Internet Engineering Task Force M. Baushke
Internet-Draft Juniper Networks, Inc.
Updates: 4250, 4253 (if approved) May 10, 2017
Intended status: Standards Track
Expires: November 11, 2017

More Modular Exponential (MODP) Diffie-Hellman (DH) Key Exchange (KEX) Groups for Secure Shell (SSH)


This document defines added Modular Exponential (MODP) Groups for the Secure Shell (SSH) protocol using SHA-2 hashes. This document updates RFC 4250. This document updates RFC 4253.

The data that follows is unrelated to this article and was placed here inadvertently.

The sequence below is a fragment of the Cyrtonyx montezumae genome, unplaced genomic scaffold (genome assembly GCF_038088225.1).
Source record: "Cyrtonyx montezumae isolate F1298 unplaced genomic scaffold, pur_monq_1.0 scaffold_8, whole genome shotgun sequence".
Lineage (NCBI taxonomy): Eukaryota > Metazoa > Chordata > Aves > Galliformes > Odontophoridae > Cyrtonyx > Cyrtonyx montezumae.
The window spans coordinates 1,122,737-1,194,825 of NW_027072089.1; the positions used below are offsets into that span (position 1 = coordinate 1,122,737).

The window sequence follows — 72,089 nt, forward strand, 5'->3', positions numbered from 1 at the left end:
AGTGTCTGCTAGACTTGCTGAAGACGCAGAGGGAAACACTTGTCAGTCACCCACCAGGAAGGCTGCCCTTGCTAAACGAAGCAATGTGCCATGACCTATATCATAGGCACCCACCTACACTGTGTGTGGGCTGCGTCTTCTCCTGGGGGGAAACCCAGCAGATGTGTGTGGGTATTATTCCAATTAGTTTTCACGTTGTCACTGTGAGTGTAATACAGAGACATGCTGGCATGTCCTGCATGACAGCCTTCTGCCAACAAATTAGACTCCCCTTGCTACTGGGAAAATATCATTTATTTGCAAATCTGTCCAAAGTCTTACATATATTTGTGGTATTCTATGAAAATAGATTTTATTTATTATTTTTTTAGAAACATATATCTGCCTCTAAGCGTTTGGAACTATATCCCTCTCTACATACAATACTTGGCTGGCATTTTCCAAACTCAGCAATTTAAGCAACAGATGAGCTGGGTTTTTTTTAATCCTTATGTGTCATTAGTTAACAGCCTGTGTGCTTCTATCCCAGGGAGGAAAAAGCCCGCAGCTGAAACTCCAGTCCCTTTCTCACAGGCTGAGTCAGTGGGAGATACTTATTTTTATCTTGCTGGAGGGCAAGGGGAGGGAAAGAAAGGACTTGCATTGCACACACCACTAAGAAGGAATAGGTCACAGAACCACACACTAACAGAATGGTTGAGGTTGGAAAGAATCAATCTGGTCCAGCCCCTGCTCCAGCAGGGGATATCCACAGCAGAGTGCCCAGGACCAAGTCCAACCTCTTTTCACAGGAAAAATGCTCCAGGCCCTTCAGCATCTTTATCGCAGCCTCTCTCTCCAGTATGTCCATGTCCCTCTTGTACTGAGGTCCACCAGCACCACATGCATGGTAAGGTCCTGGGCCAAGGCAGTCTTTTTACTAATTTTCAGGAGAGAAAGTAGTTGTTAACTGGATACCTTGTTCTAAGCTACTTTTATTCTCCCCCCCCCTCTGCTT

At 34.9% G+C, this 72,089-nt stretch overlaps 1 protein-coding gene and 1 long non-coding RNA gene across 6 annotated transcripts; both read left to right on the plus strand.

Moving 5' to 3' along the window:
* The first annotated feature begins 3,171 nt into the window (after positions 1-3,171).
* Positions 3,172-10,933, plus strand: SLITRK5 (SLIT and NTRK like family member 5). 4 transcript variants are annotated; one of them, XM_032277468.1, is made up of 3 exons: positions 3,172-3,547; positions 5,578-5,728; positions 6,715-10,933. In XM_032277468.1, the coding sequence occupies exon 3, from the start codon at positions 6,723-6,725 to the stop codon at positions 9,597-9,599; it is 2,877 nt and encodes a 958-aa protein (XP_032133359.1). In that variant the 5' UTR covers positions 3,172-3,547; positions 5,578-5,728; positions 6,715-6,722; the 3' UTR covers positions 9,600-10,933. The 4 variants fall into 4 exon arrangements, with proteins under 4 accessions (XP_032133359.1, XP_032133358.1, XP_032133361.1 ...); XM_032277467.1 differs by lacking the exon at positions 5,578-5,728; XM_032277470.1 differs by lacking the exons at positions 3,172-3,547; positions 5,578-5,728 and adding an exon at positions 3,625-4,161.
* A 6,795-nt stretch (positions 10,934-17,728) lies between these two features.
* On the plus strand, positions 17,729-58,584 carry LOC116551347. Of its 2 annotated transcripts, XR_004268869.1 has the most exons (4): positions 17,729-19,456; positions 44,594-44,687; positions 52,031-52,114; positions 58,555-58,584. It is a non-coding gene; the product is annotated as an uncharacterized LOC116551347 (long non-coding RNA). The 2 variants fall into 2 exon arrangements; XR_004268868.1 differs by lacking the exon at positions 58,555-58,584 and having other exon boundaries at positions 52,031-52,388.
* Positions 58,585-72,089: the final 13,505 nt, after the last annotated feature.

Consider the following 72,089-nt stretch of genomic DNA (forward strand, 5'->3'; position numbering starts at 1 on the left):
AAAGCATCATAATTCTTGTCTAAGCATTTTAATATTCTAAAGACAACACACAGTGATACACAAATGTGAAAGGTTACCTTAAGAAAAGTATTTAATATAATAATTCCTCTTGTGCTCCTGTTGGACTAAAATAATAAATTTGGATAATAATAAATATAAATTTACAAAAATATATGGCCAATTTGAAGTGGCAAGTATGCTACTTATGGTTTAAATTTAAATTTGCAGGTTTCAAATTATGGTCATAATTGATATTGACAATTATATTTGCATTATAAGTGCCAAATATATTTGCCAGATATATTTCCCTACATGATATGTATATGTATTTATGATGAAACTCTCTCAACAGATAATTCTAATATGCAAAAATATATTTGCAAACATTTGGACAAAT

Status of This Memo

This Internet-Draft is submitted in full conformance with the provisions of BCP 78 and BCP 79.

Internet-Drafts are working documents of the Internet Engineering Task Force (IETF). Note that other groups may also distribute working documents as Internet-Drafts. The list of current Internet-Drafts is at

Internet-Drafts are draft documents valid for a maximum of six months and may be updated, replaced, or obsoleted by other documents at any time. It is inappropriate to use Internet-Drafts as reference material or to cite them other than as "work in progress."

This Internet-Draft will expire on November 11, 2017.

Copyright Notice

Copyright (c) 2017 IETF Trust and the persons identified as the document authors. All rights reserved.